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#Tip: Take a look at engagement data for your own tweets

Image by shawncampbell on Flickr. Some rights reserved.

Image by shawncampbell on Flickr. Some rights reserved.

Keen to get a better understanding of how people are engaging with your social media activity, beyond spotting the odd retweet or favourite? Ever send a tweet out and wonder how many people clicked through to the relevant link? Well, as reported by The Next Web, users can now easily access these sorts of analytics via Twitter Ads. It is simple to do – as The Next Web outlines, and offers great insight into what happens after you send a tweet.

If you have a tip you would like to submit to us at Journalism.co.uk email us using this link.
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#Podcast: How newsrooms are using social media analytics

Newsrooms work with social media data on a daily basis, from monitoring social shares via a tweet or Facebook share counter on article pages, to tracking how many people arrived at a story via social.

So in this week’s podcast we take a closer look at what data is available to journalists in the world of social media analytics, where they can find it, and what they should do with it once they have it.

The podcast hears from:

  • Richard Moynihan, social media and community manager, Metro
  • Michael Roston, staff editor, social media, New York Times
  • Amanda Zamora, senior engagement editor, ProPublica

You can hear future podcasts by signing up to the Journalism.co.uk iTunes podcast feed.

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#Tip: Analytics tools for journalists

June 6th, 2013 | No Comments | Posted by in Top tips for journalists

At April’s International Journalism Festival in Perugia, Anthony De Rosa, who is currently social media editor at Reuters but will later this month join Circa as editor-in-chief, delivered a presentation on ‘the ROI of your reporting‘, which covered areas from engagement to money.

Within his presentation he also outlined a number of useful platforms journalists can use to calculate how their content is being consumed and shared. Take a look at the video below, filmed by the IJF, for De Rosa’s full presentation. To specifically hear his run through of the analytics tools start watching from 27 minutes in.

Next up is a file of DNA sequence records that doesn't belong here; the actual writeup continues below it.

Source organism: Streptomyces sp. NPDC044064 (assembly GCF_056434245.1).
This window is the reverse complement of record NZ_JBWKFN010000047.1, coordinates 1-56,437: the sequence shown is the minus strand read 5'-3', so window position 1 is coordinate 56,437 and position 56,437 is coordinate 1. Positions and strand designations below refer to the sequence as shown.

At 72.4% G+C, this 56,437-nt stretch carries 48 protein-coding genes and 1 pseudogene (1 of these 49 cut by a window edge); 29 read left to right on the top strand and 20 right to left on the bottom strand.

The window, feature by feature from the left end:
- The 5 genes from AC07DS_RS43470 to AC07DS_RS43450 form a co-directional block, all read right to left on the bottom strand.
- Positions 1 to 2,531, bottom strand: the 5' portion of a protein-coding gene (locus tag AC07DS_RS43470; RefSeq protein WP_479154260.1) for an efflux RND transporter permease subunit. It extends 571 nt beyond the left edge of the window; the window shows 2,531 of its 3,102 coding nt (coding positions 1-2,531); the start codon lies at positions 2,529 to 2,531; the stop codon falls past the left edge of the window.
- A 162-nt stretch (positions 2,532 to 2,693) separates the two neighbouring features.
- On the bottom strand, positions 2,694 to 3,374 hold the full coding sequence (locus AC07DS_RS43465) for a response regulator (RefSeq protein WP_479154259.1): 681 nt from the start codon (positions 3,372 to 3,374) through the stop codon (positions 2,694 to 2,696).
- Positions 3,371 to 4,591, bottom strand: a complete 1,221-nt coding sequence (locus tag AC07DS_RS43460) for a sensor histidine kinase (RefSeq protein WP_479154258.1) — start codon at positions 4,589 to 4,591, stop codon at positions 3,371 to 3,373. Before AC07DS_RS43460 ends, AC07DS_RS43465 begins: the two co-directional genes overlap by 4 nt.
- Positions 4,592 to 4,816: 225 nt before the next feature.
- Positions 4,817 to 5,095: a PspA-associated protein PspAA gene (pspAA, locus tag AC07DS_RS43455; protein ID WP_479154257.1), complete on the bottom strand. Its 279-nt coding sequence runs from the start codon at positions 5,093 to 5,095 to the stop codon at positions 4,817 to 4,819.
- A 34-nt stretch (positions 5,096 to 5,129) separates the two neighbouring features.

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#Tip of the day for journalists: Useful analytics tools

January 17th, 2013 | No Comments | Posted by in Top tips for journalists
Traffic Flickr ullrich.c

By ullrich.c on Flickr. Some rights reserved.

On the International Journalists’ Network Margaret Looney outlines four useful analytics tools journalists can use to dive into the detail about their content and audience, and measure web traffic and social activity.

If you have a tip you would like to submit to us at Journalism.co.uk email us using this link.

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#PPAdigital: Paul Bradshaw’s five principles of data management

September 26th, 2012 | No Comments | Posted by in Data, Events

At today’s PPA Digital Publishing Conference, Paul Bradshaw, publisher of the Online Journalism Blog, visiting professor at City University, London, and course leader for the MA in Online Journalism at Birmingham City University, talked about data both in terms of data journalism and data analytics.

He set out five principles of data management.

1. Data is only as good as the person asking questions

Bradshaw said that whether the data is from analytics and used for commercial purposes, or whether it’s editorial data and you are doing an investigation, “the key thing is to have questions to ask” of the data.

That should drive everything, rather than you being led by the data.

2. Data can save time and money

Bradshaw is frequently told that data journalism is resource-intensive or a publishing company does not feel it has resources “to do data stuff”.

But he argues that data saves time, does not have to cost money or rely on having a team of developers.

He explained that people he has trained find they learn computer techniques to do things that they previously did manually.